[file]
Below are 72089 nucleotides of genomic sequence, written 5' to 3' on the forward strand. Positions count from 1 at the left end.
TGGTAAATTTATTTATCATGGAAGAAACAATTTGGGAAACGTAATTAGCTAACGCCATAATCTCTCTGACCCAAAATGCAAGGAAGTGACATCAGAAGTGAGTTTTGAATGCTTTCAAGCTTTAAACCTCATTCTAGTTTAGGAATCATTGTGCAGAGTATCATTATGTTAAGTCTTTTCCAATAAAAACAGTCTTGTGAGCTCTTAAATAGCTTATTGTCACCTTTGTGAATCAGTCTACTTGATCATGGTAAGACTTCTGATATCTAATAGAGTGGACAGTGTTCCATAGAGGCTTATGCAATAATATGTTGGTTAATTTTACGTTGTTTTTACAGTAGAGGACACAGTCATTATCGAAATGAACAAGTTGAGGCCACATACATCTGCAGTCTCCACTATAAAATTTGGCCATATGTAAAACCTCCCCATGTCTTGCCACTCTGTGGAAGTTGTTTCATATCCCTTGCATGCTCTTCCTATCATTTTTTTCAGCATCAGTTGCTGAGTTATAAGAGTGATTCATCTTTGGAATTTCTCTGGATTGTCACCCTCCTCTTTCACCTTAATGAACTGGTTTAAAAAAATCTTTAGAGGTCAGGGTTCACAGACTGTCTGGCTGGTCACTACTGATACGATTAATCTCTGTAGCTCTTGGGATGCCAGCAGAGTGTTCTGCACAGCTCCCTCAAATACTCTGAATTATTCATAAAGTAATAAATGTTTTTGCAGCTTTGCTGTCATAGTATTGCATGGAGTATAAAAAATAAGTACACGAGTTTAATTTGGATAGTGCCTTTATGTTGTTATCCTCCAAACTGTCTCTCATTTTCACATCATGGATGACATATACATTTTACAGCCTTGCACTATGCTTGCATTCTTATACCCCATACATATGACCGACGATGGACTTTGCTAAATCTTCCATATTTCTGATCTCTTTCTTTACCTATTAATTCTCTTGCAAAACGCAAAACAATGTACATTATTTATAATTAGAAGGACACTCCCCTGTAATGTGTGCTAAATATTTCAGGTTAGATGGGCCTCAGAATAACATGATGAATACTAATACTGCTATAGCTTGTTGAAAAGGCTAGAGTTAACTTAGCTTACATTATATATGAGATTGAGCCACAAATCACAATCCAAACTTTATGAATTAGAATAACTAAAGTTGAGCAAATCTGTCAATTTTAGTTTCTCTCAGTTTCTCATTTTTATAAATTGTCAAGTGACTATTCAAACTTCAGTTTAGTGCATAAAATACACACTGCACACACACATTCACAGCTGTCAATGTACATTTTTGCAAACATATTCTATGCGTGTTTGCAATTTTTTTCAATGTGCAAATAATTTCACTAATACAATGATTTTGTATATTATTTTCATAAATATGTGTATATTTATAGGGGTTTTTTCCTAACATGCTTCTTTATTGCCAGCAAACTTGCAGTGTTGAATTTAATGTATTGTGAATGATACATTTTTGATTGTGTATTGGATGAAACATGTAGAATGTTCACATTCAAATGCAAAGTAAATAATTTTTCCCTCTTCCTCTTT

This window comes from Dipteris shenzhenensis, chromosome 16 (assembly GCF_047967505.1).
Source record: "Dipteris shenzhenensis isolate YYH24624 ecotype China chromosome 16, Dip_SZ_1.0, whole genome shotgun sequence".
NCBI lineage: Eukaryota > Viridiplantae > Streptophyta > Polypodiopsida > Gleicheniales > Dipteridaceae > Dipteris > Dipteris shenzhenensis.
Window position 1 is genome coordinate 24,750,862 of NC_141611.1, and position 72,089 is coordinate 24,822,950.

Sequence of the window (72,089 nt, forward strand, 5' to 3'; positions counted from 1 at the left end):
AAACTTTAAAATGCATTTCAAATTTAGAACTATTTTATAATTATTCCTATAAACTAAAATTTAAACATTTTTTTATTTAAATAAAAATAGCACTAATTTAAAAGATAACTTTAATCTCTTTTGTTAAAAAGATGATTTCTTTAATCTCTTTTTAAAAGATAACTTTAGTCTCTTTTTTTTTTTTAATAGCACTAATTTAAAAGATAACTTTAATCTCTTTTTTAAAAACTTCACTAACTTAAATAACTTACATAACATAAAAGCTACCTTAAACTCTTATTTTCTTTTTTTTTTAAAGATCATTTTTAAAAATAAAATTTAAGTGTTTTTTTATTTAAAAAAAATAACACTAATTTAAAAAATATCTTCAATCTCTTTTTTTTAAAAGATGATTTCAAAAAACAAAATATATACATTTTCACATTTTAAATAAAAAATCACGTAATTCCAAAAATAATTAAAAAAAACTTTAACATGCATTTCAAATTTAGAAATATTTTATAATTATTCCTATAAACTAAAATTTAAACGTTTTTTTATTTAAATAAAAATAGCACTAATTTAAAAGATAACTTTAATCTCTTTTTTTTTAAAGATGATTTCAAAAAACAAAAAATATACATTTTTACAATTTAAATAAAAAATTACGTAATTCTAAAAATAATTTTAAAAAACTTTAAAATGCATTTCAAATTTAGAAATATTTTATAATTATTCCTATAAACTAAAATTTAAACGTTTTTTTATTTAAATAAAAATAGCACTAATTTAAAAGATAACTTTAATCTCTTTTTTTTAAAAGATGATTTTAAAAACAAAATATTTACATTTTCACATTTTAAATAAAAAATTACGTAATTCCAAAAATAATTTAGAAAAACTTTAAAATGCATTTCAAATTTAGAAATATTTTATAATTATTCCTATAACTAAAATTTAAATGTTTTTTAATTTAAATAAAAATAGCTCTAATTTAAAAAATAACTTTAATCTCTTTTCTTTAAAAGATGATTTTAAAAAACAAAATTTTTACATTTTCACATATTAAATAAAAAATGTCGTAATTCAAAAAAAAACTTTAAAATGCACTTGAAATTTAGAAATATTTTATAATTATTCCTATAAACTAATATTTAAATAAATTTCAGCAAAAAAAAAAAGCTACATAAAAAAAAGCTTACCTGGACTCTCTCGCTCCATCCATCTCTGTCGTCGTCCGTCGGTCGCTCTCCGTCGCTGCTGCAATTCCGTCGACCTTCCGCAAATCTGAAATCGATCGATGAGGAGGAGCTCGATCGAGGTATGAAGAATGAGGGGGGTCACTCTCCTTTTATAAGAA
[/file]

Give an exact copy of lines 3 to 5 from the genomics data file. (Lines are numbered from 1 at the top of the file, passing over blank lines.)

This window comes from Dipteris shenzhenensis, chromosome 16 (assembly GCF_047967505.1).
Source record: "Dipteris shenzhenensis isolate YYH24624 ecotype China chromosome 16, Dip_SZ_1.0, whole genome shotgun sequence".
NCBI lineage: Eukaryota > Viridiplantae > Streptophyta > Polypodiopsida > Gleicheniales > Dipteridaceae > Dipteris > Dipteris shenzhenensis.